- Instructor aims to remove from her notes/lectures something that is “plainly wrong” (unacceptable) from an UNSAT SM perspective. Here we focus on students not having to unlearn something before expanding their own UNSAT SM knowledge in a subsequent course.
- Instructor aims to clarify that a statement or an equation in her notes is –from an UNSAT SM perspective– a simplification, and state the range of validity of the statement/equation. The focus here is on alerting the students that they are taught about only part of the picture: they learn principles and calculations suitable for only subsets of reality (e.g. only saturated soils). Note: Aim (II) includes aim (I).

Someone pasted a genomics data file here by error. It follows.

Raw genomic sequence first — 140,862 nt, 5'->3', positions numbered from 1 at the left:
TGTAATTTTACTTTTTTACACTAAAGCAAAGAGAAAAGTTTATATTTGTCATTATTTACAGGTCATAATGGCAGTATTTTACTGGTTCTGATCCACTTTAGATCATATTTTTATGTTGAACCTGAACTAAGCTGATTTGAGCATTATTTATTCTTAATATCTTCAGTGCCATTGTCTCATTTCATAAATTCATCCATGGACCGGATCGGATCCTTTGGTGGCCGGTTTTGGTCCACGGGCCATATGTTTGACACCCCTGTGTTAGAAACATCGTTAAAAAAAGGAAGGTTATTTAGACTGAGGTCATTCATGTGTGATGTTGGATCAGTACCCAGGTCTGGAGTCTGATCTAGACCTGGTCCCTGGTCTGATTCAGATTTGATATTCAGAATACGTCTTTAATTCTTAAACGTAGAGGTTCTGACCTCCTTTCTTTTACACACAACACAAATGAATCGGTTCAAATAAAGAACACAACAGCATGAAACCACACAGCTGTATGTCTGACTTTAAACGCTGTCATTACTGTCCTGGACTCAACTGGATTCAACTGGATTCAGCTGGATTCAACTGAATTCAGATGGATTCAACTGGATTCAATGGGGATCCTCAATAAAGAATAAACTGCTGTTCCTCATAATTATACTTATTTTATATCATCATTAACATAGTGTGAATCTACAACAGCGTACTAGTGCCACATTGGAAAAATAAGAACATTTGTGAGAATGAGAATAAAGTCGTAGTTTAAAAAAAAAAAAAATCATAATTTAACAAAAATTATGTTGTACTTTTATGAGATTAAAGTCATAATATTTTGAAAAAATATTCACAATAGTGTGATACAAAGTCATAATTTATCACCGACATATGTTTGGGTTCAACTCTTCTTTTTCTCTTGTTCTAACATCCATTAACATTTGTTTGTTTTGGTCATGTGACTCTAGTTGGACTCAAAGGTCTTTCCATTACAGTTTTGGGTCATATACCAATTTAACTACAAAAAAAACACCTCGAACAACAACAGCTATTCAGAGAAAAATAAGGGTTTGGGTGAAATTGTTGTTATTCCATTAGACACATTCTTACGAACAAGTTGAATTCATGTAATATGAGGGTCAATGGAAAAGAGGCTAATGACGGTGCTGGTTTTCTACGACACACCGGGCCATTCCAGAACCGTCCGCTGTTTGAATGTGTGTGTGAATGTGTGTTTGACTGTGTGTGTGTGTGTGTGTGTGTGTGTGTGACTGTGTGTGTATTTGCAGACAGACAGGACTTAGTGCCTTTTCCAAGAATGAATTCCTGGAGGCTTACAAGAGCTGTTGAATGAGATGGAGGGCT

- Instructor aims to create “receptors” for future knowledge about UNSAT SM. This is the most ambitious of the three modest aims: when students see something in a more advanced geotechnical engineering course, they will recognize that it fits with what they have seen in the introductory course.
LIST OF QUESTIONS
GROUP OF QUESTIONS A: Soil profile above the water table
- What is the distribution of pore water pressure above the water table in the field? In a soil column?
- May we talk of an “equilibrium” water pressure distribution in the field other than hydrostatic?
- Is it reasonable to assume that equilibrium conditions are rare in the field for low permeability soils?
GROUP OF QUESTIONS B: “Effective stress” or in general “variables we need to keep track of in order to describe and predict soil behavior”